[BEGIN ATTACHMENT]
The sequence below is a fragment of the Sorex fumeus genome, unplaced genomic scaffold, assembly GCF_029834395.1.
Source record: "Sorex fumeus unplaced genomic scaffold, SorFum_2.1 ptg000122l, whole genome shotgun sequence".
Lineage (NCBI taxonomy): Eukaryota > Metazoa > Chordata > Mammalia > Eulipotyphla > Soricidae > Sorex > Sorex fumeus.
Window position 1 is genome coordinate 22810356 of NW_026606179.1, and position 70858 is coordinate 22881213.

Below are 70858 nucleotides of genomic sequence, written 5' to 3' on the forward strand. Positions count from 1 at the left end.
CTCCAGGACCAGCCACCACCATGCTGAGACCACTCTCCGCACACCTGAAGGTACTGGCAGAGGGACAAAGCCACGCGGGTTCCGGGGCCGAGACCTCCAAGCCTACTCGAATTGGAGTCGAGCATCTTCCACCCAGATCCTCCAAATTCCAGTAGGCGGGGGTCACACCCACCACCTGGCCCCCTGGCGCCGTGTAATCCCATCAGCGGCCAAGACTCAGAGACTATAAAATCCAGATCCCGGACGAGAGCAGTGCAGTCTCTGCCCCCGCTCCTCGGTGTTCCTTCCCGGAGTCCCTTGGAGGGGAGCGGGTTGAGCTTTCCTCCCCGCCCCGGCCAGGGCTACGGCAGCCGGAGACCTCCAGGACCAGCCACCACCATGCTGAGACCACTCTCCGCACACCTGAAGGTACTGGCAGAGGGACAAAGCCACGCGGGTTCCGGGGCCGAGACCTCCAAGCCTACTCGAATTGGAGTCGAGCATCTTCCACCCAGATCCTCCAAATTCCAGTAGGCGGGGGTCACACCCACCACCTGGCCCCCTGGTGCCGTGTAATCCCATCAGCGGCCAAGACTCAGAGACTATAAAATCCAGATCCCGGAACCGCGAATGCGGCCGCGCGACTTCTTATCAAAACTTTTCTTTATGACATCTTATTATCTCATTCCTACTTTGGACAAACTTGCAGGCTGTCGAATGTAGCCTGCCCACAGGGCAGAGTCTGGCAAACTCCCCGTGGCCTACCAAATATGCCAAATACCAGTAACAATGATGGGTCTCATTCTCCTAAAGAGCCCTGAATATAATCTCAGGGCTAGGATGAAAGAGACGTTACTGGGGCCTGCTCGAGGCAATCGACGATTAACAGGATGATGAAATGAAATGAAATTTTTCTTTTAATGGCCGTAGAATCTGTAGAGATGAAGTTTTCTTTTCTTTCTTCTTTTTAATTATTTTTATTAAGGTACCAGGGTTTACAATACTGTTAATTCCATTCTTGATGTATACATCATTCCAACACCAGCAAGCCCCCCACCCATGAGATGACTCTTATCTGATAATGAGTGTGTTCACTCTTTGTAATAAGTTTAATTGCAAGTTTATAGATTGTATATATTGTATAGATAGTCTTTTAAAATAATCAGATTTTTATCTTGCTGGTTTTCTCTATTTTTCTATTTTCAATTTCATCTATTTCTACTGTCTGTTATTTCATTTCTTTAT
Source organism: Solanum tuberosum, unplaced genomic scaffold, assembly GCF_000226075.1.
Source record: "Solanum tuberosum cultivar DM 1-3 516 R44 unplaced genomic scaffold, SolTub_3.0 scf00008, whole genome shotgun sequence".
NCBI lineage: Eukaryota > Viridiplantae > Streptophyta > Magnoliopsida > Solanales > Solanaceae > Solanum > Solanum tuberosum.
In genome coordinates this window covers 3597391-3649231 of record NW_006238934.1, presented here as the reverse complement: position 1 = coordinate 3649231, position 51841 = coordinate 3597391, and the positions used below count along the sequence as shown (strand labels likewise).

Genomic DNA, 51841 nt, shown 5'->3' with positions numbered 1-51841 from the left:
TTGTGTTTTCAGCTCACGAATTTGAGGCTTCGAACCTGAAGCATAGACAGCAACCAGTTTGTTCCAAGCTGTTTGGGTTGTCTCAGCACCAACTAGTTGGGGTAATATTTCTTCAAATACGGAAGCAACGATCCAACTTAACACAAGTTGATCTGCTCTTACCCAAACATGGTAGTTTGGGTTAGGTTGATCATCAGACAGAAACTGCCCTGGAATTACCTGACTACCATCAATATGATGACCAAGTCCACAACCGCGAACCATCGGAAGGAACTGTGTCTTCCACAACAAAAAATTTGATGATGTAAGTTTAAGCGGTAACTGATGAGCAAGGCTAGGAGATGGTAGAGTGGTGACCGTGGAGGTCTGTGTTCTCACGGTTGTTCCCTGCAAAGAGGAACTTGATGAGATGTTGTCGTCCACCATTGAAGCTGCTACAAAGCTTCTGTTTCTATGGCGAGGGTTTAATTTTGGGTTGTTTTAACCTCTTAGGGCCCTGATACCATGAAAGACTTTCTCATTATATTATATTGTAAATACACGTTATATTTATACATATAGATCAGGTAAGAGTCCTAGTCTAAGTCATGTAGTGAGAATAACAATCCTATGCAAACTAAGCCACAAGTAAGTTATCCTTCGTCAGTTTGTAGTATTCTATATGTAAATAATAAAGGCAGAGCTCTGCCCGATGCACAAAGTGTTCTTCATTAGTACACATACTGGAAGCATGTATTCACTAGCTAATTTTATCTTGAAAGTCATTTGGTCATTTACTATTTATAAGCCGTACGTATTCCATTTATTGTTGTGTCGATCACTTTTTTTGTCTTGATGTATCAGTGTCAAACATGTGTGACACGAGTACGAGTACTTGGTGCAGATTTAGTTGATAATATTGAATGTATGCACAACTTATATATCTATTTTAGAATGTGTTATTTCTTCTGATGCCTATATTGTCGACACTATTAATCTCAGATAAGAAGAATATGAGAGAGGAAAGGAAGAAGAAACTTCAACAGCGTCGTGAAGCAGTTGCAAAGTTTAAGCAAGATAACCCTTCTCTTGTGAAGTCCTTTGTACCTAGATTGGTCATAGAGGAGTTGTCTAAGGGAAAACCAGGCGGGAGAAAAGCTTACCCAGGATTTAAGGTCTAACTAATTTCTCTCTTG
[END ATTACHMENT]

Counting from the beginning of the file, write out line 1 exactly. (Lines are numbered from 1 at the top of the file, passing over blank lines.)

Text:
The sequence below is a fragment of the Sorex fumeus genome, unplaced genomic scaffold, assembly GCF_029834395.1.